Can freelancers out of work or on holiday pause their business insurance?
Small business owners and freelancers waste £216m on business insurance when out of work or on holiday, says a new study. Can they pause payments on their insurance?
The average freelancer and small business owner has over two months (65 days) without work each year but is spending on average £108.10 a month on business insurance when they don’t need it.
With 1m self-employed people in the UK who have business liability insurance, that’s an estimated £216.2m each year being wasted on business insurance that small business owners could be saving to cover those times without work – or using towards other costs. This is according to the business insurer, Suited.
The insurer said that during the pandemic, these figures were even higher, with the average freelancer being out of work for four and a half months (135 days), if they had been able to pause their business insurance they could have saved themselves £486.45.
“Our research found that 79% of small business owners have annual insurance policies, despite not working all year round and 68% said they continue paying for insurance when they aren’t working,” said Suited.
Is pausing your business insurance possible or even a good idea?
Over half of small business owners in the Suited survey (57%) said they would like the option to pay for their business insurance only when they need it, pausing their payments when they are out of work or on holiday. But this isn’t possible for all as almost a third (32%) said they have had to pay a fee to change, cancel or renew their business liability insurance.
Suited.Insure, said it saw a gap in the market to offer a flexible, affordable solution for contractors and small business owners and is now offering a flexible plan whereby small business owners pay for their insurance “when they need it, ensuring they are protected when they need it, and saving money when they don’t.”
Suited offers a pay-as-you-go solution, so when business owners are out of work they can pause their policy. It also offers free access to professional advice such as legal advice, tax advice, crisis PR, contracting advice and counselling as part of its insurance package.
Are you paying for the wrong type of business insurance?
The insurer’s research also found that of the 501 small business owners surveyed more than a third (33%) of small business owners don’t have the right insurance to protect their business – 34% claim they don’t need business liability insurance and 23% admit they don’t know what sort of business insurance they need as a self-employed worker. While more than one in five (22%) said they simply can’t afford business insurance.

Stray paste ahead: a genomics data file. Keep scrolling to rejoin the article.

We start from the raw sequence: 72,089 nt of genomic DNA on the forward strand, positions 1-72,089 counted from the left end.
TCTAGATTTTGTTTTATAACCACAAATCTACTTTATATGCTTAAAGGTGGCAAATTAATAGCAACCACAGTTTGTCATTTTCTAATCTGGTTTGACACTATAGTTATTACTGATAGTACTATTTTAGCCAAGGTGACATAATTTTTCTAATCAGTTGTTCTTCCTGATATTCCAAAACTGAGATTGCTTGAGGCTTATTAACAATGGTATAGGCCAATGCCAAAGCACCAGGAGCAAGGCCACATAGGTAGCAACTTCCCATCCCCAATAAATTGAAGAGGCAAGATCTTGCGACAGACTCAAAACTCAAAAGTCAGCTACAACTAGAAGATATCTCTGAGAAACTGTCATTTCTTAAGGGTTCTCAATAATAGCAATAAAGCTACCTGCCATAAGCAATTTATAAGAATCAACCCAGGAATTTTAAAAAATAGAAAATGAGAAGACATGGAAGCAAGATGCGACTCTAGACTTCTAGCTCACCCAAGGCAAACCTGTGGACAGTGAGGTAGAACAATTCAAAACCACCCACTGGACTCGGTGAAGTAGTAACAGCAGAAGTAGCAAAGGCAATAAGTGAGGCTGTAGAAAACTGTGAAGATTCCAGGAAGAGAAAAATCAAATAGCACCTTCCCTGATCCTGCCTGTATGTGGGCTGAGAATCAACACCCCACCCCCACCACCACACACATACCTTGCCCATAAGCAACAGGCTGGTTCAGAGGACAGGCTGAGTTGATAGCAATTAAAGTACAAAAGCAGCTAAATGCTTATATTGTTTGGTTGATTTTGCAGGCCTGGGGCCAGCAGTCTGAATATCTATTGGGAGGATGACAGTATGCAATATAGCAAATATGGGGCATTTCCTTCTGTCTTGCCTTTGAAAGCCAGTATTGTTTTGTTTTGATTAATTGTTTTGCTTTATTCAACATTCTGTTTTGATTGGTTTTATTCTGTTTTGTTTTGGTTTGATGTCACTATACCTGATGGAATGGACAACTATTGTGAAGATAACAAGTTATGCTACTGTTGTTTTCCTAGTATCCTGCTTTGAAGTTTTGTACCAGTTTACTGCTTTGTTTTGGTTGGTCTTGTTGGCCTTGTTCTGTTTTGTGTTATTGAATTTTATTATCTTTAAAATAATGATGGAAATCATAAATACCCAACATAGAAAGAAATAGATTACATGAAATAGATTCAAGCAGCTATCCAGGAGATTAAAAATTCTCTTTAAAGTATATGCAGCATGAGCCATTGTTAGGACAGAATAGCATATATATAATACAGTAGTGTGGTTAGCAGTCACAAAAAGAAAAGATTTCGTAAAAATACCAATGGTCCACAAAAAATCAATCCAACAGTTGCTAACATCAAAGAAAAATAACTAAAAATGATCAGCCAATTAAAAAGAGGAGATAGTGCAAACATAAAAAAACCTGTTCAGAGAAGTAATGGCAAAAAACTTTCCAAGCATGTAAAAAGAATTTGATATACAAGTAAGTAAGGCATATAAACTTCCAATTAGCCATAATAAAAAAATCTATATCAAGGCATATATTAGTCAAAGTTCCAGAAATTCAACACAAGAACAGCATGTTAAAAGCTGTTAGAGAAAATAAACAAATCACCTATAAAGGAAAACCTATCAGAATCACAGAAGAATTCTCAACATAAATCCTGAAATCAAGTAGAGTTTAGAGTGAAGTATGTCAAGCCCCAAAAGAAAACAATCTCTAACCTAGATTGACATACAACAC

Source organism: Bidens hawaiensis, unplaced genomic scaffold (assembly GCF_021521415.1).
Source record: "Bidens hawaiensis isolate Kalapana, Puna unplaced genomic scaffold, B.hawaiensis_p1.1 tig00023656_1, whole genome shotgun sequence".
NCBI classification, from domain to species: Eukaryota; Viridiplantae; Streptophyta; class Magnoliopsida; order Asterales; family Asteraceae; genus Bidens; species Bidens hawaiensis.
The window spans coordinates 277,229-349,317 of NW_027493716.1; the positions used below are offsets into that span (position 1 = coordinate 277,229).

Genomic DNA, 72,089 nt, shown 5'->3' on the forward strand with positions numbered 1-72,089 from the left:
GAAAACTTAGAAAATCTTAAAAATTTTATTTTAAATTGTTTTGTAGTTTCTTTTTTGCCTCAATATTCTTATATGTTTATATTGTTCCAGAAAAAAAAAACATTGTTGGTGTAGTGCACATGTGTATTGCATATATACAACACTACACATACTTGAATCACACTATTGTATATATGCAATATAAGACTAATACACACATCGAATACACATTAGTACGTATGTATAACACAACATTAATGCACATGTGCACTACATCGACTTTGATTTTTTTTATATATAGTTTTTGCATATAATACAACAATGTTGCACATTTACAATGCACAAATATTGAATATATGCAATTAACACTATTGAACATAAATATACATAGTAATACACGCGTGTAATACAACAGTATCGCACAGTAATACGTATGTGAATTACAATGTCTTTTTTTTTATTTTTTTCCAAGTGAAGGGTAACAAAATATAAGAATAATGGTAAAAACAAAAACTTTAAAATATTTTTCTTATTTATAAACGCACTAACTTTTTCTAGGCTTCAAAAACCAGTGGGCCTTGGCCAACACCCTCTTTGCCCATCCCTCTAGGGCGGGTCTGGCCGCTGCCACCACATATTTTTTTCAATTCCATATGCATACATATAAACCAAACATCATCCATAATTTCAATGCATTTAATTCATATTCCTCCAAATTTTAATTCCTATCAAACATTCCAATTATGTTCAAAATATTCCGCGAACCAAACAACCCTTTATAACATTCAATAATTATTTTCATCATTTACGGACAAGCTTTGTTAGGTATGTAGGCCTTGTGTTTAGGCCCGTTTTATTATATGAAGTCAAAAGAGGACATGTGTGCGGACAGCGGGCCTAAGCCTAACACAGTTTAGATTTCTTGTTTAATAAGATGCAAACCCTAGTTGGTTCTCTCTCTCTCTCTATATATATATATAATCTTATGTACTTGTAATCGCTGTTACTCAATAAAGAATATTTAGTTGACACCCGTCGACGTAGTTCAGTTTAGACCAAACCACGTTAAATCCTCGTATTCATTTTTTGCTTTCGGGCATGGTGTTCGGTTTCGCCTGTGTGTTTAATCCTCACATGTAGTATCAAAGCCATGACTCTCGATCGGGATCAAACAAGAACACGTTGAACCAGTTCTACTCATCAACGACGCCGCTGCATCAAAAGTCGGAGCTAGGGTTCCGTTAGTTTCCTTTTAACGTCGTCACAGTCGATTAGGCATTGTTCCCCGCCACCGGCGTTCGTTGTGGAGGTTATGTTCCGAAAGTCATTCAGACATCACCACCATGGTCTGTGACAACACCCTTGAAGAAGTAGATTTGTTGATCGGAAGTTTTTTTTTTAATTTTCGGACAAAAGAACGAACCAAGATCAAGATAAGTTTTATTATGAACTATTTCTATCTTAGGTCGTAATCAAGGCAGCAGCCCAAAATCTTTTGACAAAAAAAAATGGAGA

“However, almost a third (32%) of small business owners have admitted that they have previously run into trouble with clients not paying or even suing them, which ended up costing them on average £1,860 to fix the problem,” said the report.
How much can freelancers lose on chasing clients for payments?
The research found that small business owners spend on average £394 paying for these services. Almost one in five (19%) of small business owners haven’t sought expert advice as they think they can do it themselves, and a further one in 10 just search for solutions online.
However, of those that haven’t used these consultancy services, more than one in five (22%) has admitted it has had an impact on their business, with 50% saying they have lost clients and 33% having unforeseen tax bills.
Freelance Informer Tip
When we work for ourselves saving money wherever possible is so important, but sometimes we put ourselves and our businesses at risk by not seeking external advice. Freelancers and small business owners may not realise they may have free access through their insurance to get the support they need, which could save them thousands of pounds.
However, it would be unwise for any small business owner to not ask an insurer if they would be covered in certain circumstances that are specific to their type of work, whether that’s the building trade, data analysis and IT services, or journalism, etc.
For example, if an insured freelance journalist submitted an article in April 2022 to a client or publication and the article wasn’t published until late May, but a reader brought a libel case against the publication related to the article you wrote, you as a freelancer could be liable.
But what if the case wasn’t brought up against you until June 2022, when you were on holiday or when out of work and you had paused your business insurance? Would an insurer, offering flexible business cover, such as Suited, cover your legal expenses or any related costs since you were insured at the time that the work was done, but not when the case was brought against you? The same scenario could be true for a builder or decorator whose work was found faulty after the work was completed. Never presume with insurers that you are always covered or if the cover is retrospective when payments are paused.
Are you worried about money? Check out IPSE’supcoming webinars to help you make the most of your freelancer income. My Money: A month of financial guidance for freelancers | IPSE